Plaintiffs commenced the action in September 2018, alleging: (1) breach of fiduciary duty against ABM’s current and former directors (first cause of action); (2) breach of fiduciary duty against ABM’s CEO (second cause of action); and breach of fiduciary duty against ABM’s non-director officers (third cause of action).

In particular, in their amended verified complaint, Plaintiffs alleged that the Individual Defendants breached their fiduciary duties to ABM by: (i) failing to implement and enforce a system of effective internal controls and procedures to protect employees’ PI; (ii) failing to exercise their oversight duties by not monitoring ABM’s compliance with internal procedures and federal and state regulations; (iii) storing the PI of employees, former employees and vendors; (iv) failing to have proper cybersecurity safeguards to adequately secure the PI; (v) failing to have a sufficient incident response plan to immediately respond to a data breach; (vi) failing to ensure that ABM notified all potentially affected individuals and entities in a timely manner upon discovering the data breaches; (vii) failing to make adequate public disclosure of the data breaches and related Employees’ Class Action; and (viii) allowing ABM to violate state and federal laws and regulations concerning data privacy. Plaintiffs claimed that, because of the Individual Defendants’ breach of their fiduciary duties, ABM had and will in the future be required to expend significant amounts of money, and that ABM had lost “credibility, reputation and goodwill.”

Plaintiffs did not make a demand on the Board to investigate their allegations before commencing the action and did not make a demand before serving the amended verified complaint. Plaintiffs alleged that “demand would be a futile and useless act because the Individual Defendants [were] incapable of making an independent and disinterested decision to institute and vigorously prosecute th[e] action.” Slip Op. at *4-*5.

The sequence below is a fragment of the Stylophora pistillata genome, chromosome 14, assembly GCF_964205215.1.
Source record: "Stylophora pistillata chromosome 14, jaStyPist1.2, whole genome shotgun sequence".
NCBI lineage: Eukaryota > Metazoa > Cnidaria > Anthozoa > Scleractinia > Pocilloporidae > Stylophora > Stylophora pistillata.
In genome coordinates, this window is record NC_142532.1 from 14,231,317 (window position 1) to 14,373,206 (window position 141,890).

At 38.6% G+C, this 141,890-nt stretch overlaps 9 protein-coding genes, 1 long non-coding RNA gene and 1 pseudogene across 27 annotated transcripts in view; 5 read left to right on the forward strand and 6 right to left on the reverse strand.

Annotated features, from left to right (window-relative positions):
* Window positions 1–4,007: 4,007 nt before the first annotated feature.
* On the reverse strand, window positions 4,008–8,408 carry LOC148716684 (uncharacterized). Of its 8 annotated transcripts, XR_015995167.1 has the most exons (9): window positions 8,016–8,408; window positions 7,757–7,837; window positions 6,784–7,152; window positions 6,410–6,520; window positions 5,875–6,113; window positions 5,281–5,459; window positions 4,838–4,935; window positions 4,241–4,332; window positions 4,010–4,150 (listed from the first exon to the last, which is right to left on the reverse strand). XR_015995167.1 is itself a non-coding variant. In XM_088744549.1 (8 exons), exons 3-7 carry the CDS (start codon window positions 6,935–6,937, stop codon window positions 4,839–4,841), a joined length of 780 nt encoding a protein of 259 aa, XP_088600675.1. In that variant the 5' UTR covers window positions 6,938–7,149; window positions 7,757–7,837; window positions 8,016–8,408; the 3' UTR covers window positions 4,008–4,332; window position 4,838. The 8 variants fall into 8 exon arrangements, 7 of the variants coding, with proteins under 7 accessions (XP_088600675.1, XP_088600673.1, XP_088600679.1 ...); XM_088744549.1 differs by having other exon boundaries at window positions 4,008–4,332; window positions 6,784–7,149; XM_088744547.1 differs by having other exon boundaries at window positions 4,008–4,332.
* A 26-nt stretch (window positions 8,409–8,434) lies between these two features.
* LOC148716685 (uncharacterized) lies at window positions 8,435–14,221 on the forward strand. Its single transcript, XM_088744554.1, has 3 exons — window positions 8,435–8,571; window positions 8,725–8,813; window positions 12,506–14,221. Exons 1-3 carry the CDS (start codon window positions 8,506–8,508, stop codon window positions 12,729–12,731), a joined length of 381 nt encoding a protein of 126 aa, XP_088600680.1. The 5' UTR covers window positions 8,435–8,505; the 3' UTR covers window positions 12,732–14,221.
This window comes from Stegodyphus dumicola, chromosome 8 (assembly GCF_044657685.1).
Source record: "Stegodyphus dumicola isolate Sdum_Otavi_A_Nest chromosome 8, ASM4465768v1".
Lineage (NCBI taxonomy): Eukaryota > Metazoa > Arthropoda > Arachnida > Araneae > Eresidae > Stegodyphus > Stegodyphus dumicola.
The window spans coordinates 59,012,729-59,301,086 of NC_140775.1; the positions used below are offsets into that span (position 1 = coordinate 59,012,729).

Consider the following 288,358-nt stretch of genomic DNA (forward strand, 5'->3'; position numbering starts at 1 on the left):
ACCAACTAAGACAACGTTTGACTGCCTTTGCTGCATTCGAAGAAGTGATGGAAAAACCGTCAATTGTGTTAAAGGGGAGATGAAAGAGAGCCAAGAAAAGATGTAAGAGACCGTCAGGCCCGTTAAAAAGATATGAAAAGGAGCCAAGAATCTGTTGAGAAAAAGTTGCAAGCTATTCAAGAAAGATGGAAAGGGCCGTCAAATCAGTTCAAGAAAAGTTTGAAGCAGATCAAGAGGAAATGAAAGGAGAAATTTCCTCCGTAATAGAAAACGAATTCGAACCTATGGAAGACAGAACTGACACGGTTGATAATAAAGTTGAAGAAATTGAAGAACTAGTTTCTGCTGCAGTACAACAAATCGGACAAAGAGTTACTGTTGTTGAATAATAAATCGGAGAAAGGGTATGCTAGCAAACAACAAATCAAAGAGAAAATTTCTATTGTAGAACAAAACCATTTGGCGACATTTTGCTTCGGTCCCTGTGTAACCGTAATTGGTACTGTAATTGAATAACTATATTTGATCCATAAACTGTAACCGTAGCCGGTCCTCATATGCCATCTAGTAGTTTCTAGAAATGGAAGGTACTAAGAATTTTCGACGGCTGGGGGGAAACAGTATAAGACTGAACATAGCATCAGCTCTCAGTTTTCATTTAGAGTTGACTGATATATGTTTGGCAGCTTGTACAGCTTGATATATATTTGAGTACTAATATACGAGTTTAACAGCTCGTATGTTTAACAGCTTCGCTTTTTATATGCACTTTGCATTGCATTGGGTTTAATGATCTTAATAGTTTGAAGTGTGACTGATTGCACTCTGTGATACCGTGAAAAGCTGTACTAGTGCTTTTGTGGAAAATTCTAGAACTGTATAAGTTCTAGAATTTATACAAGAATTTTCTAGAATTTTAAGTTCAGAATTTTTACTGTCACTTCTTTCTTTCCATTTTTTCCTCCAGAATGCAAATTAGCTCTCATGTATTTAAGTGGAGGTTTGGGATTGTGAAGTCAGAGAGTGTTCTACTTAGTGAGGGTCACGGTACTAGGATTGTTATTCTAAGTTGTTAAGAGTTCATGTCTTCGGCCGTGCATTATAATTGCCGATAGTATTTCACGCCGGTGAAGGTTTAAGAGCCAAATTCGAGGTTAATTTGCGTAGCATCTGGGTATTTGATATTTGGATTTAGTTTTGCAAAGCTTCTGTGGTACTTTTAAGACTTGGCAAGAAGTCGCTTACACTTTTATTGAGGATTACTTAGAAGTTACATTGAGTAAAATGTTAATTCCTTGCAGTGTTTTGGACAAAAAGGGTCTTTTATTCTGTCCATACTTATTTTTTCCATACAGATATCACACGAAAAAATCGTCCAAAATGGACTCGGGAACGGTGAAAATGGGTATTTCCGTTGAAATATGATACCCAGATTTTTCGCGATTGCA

Defendants moved to dismiss on the ground that Plaintiffs lacked standing because they did not make the required demand on the Board and failed to allege facts to show that demand was excused. The Court granted the motion.

The Court’s Decision

In dismissing the complaint, the Court held that the Rales Test was the appropriate test to apply to determine whether demand was excused. The Court reasoned that even though the Board formed a subcommittee and appointed a Chief Information Officer (“CIO”) to address (among other things) cybersecurity issues, neither were, as Plaintiffs alleged, “adequately prepared for, or responded to, the data breaches.” Such an allegation, observed the Court, “plainly support[ed] application of the Rales demand futility standard.” Slip Op. at *8. So too did Plaintiffs’ allegation that the Board failed to ensure adequate and full disclosure of the data breaches in ABM’s public filings. Id. (citing Deckter on Behalf of Bristol–Myers Squibb Co. v. Adreotti, 170 A.D.3d 486, 487 (1st Dept. 2019), quoting Steinberg v. Bearden, 2018 WL 2434558, *8 (Del. Ch. 2018)).

Having decided which test to apply, the Court held that Plaintiffs failed to satisfy the Rales Test. Under this test, as noted, where, a plaintiff’s claims are based upon failure of a board of directors to exercise its oversight duties, “[o]nly a sustained or systematic failure of the board to exercise oversight – such as an utter failure to attempt to assure a reasonable information and reporting system exists – will establish the lack of good faith that is a necessary condition to liability.” In re Caremark Int’l Inc. Derv. Litig, 698 A.2d 959, 971 (Del. Ch. 1996). “[T]he mere threat of personal liability … is insufficient to challenge either the independence or disinterestedness of directors.” Deckter, 170 A.D.3d at 487, quoting Rales, 634 A.2d at 934-36. The threat of personal liability must be substantial. Madison Sullivan Partners LLC v. PMG Sullivan Street LLC, 173 A.D.3d 437, 438 (1st Dept. 2019) (plaintiffs must set forth “particularized facts establishing that defendants faced a ‘substantial likelihood’ of personal liability.”).